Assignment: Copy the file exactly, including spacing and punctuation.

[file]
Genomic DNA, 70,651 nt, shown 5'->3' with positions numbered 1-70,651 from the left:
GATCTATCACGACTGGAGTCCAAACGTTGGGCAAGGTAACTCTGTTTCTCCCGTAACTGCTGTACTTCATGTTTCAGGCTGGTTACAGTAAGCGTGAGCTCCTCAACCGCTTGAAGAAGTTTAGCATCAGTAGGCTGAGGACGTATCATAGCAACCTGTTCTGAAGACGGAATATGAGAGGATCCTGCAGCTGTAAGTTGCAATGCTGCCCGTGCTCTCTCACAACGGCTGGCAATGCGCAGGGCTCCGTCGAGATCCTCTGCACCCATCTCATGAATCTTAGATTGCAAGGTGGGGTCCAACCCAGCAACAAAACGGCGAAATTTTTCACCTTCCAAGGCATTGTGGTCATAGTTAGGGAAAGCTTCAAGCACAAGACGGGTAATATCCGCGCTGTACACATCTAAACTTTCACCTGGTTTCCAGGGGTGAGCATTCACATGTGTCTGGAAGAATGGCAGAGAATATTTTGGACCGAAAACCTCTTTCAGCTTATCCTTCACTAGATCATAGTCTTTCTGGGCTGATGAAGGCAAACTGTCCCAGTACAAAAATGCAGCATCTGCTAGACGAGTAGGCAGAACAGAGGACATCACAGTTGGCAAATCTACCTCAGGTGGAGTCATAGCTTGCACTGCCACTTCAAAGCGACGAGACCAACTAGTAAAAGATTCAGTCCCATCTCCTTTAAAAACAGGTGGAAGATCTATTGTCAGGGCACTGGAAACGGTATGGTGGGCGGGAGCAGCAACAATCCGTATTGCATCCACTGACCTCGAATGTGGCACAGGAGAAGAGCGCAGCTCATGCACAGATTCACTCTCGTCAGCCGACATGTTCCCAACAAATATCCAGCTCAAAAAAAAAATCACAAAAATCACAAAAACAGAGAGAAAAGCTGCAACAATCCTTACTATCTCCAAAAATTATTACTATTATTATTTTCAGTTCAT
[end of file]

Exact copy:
Genomic DNA, 70,651 nt, shown 5'->3' with positions numbered 1-70,651 from the left:
GATCTATCACGACTGGAGTCCAAACGTTGGGCAAGGTAACTCTGTTTCTCCCGTAACTGCTGTACTTCATGTTTCAGGCTGGTTACAGTAAGCGTGAGCTCCTCAACCGCTTGAAGAAGTTTAGCATCAGTAGGCTGAGGACGTATCATAGCAACCTGTTCTGAAGACGGAATATGAGAGGATCCTGCAGCTGTAAGTTGCAATGCTGCCCGTGCTCTCTCACAACGGCTGGCAATGCGCAGGGCTCCGTCGAGATCCTCTGCACCCATCTCATGAATCTTAGATTGCAAGGTGGGGTCCAACCCAGCAACAAAACGGCGAAATTTTTCACCTTCCAAGGCATTGTGGTCATAGTTAGGGAAAGCTTCAAGCACAAGACGGGTAATATCCGCGCTGTACACATCTAAACTTTCACCTGGTTTCCAGGGGTGAGCATTCACATGTGTCTGGAAGAATGGCAGAGAATATTTTGGACCGAAAACCTCTTTCAGCTTATCCTTCACTAGATCATAGTCTTTCTGGGCTGATGAAGGCAAACTGTCCCAGTACAAAAATGCAGCATCTGCTAGACGAGTAGGCAGAACAGAGGACATCACAGTTGGCAAATCTACCTCAGGTGGAGTCATAGCTTGCACTGCCACTTCAAAGCGACGAGACCAACTAGTAAAAGATTCAGTCCCATCTCCTTTAAAAACAGGTGGAAGATCTATTGTCAGGGCACTGGAAACGGTATGGTGGGCGGGAGCAGCAACAATCCGTATTGCATCCACTGACCTCGAATGTGGCACAGGAGAAGAGCGCAGCTCATGCACAGATTCACTCTCGTCAGCCGACATGTTCCCAACAAATATCCAGCTCAAAAAAAAAATCACAAAAATCACAAAAACAGAGAGAAAAGCTGCAACAATCCTTACTATCTCCAAAAATTATTACTATTATTATTTTCAGTTCAT